About Our People Legal Stuff Careers
In this image released by the Santa Barbara County Fire Department, a large eucalyptus tree toppled onto carport damaging vehicles in Goleta, Calif., Friday, Feb. 17, 2017. A powerful Pacific storm blew into southern and central California on Friday, unleashing wind-driven heavy rains that forecasters said could become the strongest in years if not decades. (Mike Eliason/Santa Barbara County Fire Department via AP)

A deadly storm slammed Southern California in areas prone to drought


UPDATE 9:58am | At least four people died Friday night after a severe storm hit Southern California, causing flash floods on main roadways.

According to ABC News, a 55-year-old man died after being electrocuted by downed power lines; two others died in separate car accidents in San Diego; and a fourth was killed in a fully submerged vehicle.

[Original story]

Forecasters are predicting a strong storm to hit Southern California and Los Angeles this weekend, which is a big deal for the region that's currently experiencing a drought. Between two and six inches of rain is expected to descend upon the area over the next 24 hours. Some places could see rainfall at a pace of one inch per hour.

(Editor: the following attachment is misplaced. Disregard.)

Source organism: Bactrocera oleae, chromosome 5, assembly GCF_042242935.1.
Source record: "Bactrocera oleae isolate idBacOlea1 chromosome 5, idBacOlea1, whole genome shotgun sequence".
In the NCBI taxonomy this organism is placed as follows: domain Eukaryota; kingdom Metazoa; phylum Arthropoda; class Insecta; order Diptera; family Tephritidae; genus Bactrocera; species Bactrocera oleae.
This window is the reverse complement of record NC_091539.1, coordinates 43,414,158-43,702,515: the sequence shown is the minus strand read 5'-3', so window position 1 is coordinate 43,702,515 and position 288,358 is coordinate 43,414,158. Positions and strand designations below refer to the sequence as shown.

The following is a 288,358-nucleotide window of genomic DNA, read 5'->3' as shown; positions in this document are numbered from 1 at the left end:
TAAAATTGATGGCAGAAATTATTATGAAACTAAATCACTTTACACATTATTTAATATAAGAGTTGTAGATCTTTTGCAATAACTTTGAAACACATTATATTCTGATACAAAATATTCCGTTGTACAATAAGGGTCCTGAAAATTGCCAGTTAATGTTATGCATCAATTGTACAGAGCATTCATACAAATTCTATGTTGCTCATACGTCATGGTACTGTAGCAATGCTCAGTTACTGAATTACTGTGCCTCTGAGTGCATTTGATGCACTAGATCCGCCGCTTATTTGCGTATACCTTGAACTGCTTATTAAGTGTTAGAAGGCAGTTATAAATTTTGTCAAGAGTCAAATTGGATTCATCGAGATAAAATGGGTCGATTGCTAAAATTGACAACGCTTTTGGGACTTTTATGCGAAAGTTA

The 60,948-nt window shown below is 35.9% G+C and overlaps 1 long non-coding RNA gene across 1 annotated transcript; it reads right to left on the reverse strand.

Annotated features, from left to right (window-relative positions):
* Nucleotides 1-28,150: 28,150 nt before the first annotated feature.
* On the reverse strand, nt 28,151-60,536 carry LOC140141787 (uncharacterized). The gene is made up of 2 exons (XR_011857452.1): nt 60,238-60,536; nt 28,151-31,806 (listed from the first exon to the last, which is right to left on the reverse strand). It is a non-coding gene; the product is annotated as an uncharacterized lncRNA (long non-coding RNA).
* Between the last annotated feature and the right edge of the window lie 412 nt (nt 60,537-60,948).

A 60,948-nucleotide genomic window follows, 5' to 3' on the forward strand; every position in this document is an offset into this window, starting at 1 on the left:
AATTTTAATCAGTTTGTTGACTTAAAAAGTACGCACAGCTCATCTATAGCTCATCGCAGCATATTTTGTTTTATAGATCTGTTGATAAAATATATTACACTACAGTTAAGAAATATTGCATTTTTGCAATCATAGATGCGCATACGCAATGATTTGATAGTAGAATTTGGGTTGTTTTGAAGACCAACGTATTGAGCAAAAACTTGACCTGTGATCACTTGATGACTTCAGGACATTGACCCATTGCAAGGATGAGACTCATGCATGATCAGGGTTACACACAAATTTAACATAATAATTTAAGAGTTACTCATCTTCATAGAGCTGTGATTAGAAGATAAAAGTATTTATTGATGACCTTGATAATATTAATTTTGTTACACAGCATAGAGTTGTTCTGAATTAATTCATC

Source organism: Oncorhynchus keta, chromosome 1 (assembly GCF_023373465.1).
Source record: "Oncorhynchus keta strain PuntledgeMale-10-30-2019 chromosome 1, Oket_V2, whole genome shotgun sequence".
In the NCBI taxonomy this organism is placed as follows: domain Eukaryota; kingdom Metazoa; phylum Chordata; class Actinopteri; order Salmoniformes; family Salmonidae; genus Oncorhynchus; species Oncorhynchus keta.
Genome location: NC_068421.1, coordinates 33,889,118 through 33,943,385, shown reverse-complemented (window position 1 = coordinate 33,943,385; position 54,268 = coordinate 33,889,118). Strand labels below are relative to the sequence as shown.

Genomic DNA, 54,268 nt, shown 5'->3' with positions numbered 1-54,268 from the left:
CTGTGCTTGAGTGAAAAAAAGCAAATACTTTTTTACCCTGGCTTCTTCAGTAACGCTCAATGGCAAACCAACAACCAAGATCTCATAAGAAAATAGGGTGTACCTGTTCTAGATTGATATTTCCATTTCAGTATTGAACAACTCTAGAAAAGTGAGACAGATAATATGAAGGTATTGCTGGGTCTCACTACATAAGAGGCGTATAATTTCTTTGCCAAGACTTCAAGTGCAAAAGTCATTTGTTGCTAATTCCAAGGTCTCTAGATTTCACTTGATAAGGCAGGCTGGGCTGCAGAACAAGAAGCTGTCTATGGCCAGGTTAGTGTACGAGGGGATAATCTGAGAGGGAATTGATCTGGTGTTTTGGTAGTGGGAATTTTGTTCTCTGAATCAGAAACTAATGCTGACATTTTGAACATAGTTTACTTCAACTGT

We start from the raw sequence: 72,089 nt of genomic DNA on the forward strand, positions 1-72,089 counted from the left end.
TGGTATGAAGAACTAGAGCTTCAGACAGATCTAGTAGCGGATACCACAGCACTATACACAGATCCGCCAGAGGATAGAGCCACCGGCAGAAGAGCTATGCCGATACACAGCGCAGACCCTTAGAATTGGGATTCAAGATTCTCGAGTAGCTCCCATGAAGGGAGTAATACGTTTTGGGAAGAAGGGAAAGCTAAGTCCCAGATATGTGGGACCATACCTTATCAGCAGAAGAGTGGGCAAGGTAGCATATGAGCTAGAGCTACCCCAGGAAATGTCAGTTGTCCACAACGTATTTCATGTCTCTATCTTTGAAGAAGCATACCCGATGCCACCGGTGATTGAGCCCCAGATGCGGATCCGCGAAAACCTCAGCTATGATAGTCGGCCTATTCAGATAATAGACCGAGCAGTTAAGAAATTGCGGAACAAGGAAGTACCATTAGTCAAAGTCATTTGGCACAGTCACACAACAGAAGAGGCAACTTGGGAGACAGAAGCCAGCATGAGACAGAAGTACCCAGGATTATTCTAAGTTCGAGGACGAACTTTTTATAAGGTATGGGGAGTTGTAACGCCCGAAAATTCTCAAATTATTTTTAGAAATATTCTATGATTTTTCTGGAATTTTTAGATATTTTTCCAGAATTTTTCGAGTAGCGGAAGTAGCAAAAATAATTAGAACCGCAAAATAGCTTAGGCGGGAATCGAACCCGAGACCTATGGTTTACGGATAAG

“This will be the worst we’ve had in a while,” meteorologist Kurt Kaplan of the National Weather Service said. “Today is the worst of it.”

The precipitation is expected to be the type of downpour that causes a lot of debris and mud. High surf and high winds are also in the forecast.

Downed trees have already been reported, and the Los Angeles Fire Department has responded to dozens of fallen power lines. There was also one instance in which an individual suffered electric shock after a large tree toppled onto power lines and landed on a vehicle.

The victim was in serious condition and hospitalized. 

Landslides also occurred as a result of the storm.

The dangerous, rainy conditions are partially welcomed to Southern California, an area that reports that nine out of ten areas are dry, according to the Weather Channel. Downtown Los Angeles averages 36 days a year with measurable precipitation. 

German regulators have classified 'My Friend Cayla' doll as a 'hidden espionage device'

WATCH | For more news you need, check out Circa 60.

Read Comments
Facebook Twitter Instagram Pinterest Linked In List Menu Enlarge Gallery Info Menu Close Angle Down Angle Up Angle Left Angle Right Grid Grid Play Align Left Search Youtube Mail Mail Angle Down Bookmark